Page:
Study: 75% of hospital executives concerned patient medication data is incomplete, inaccurate

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Although approximately 83 percent of hospital executives say medication reconciliation is a multidisciplinary effort across the organization, 74.8 percent say incomplete and inaccurate medication data remains a top concern, according to a recent study.

The study, conducted in February by the College of Healthcare Information Management Executives Foundation on behalf of DrFirst, an e-prescribing and medication management solutions provider, included responses from 120 hospital CIOs, CMIOs, directors of informatics and other hospital administrators.

Various issues challenge hospitals' medication reconciliation efforts, according to the study. The most commonly cited concerns include:

  • Inconsistent practices across departments, disciplines and shifts (59.7 percent)
  • Patients being discharged with an incorrect medication list (47.9 percent)
  • Difficulty importing external medication history, including home medications (46.2 percent)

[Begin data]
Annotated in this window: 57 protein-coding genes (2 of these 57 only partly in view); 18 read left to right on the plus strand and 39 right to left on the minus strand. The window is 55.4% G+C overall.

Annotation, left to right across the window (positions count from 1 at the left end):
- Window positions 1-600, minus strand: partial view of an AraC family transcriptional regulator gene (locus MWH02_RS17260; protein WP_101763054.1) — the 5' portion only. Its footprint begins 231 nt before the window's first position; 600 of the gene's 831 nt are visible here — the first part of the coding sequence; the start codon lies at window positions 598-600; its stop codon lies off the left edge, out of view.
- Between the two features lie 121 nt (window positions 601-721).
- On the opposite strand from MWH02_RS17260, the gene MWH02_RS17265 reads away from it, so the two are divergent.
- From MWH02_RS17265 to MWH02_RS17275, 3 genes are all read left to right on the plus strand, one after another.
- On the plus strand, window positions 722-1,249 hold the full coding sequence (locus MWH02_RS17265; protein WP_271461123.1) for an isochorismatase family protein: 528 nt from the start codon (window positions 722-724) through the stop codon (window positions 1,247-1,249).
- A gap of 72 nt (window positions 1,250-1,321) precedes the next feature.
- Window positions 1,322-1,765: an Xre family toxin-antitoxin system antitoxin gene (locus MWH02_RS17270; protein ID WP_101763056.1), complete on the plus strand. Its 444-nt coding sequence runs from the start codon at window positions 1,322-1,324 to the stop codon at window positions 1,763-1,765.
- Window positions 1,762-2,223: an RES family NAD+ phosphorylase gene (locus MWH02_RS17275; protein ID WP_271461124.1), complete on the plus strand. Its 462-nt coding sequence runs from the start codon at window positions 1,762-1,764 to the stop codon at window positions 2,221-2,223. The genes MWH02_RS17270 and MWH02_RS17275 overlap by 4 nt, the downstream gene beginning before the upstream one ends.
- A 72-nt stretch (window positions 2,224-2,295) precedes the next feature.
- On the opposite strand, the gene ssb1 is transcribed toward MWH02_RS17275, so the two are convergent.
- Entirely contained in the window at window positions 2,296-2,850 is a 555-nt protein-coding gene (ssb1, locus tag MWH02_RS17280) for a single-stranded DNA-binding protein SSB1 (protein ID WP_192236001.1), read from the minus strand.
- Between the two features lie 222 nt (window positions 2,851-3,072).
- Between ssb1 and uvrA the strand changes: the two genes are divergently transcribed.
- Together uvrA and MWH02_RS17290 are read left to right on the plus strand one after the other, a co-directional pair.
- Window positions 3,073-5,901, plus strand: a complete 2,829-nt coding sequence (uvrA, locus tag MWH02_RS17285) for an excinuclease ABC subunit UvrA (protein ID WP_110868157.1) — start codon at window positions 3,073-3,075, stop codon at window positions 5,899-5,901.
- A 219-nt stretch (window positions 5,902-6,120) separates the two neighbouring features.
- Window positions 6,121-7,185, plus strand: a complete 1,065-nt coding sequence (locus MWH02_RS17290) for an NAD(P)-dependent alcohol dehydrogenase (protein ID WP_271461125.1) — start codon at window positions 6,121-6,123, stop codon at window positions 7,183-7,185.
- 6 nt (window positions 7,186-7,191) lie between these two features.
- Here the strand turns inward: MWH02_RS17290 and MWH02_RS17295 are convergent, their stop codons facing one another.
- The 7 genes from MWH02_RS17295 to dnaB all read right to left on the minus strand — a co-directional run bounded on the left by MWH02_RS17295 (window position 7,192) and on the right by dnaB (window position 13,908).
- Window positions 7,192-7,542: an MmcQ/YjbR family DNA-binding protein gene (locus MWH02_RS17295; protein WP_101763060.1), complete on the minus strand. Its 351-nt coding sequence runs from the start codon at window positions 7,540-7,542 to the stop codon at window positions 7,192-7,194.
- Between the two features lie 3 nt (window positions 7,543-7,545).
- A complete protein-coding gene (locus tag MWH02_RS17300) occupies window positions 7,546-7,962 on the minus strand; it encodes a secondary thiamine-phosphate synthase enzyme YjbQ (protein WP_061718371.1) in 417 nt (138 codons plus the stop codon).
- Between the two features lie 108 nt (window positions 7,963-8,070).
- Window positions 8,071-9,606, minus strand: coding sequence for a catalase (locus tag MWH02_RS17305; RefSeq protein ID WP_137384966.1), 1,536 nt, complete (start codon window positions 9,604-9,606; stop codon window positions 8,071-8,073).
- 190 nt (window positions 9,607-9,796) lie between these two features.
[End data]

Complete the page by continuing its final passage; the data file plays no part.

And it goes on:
• Lengthy patient interviews that required calls to families, pharmacies and providers (42.9 percent)
  • Outdated workflows that drive bad medication reconciliation practices (30.3 percent)

The Agency for Healthcare Research and Quality estimates that anywhere from 28 percent to 95 percent of all adverse drug events — which can cost individual hospitals up to $5.6 million annually — can be prevented by reducing medication errors through computerized monitoring systems. In total, inpatient medication errors cost hospitals $16.4 billion each year.

When asked about the most important aspects of a medication reconciliation process, more than half of all respondents named each of these components among the top three, according to the study:

  • Technology to enhance drug data stewardship
  • Technology for patient engagement and accountability
  • Additional data feeds to mitigate medication history gaps

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